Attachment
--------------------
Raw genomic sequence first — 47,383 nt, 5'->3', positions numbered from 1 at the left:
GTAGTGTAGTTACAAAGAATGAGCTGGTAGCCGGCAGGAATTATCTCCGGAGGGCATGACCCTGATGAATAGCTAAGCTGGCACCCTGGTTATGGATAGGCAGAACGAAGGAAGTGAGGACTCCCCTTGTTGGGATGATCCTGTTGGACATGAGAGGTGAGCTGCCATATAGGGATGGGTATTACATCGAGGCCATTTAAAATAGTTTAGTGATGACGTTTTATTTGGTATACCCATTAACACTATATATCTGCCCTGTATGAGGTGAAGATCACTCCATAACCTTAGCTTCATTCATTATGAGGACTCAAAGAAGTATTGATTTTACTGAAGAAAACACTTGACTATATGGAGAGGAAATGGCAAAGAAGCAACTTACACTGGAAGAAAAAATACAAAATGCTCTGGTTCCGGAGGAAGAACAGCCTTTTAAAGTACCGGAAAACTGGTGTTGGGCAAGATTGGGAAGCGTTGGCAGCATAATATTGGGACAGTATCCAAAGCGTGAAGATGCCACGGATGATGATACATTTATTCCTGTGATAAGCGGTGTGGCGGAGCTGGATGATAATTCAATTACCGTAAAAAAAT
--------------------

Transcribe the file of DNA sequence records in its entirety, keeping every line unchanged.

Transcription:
Raw genomic sequence first — 47,383 nt, 5'->3', positions numbered from 1 at the left:
GTAGTGTAGTTACAAAGAATGAGCTGGTAGCCGGCAGGAATTATCTCCGGAGGGCATGACCCTGATGAATAGCTAAGCTGGCACCCTGGTTATGGATAGGCAGAACGAAGGAAGTGAGGACTCCCCTTGTTGGGATGATCCTGTTGGACATGAGAGGTGAGCTGCCATATAGGGATGGGTATTACATCGAGGCCATTTAAAATAGTTTAGTGATGACGTTTTATTTGGTATACCCATTAACACTATATATCTGCCCTGTATGAGGTGAAGATCACTCCATAACCTTAGCTTCATTCATTATGAGGACTCAAAGAAGTATTGATTTTACTGAAGAAAACACTTGACTATATGGAGAGGAAATGGCAAAGAAGCAACTTACACTGGAAGAAAAAATACAAAATGCTCTGGTTCCGGAGGAAGAACAGCCTTTTAAAGTACCGGAAAACTGGTGTTGGGCAAGATTGGGAAGCGTTGGCAGCATAATATTGGGACAGTATCCAAAGCGTGAAGATGCCACGGATGATGATACATTTATTCCTGTGATAAGCGGTGTGGCGGAGCTGGATGATAATTCAATTACCGTAAAAAAAT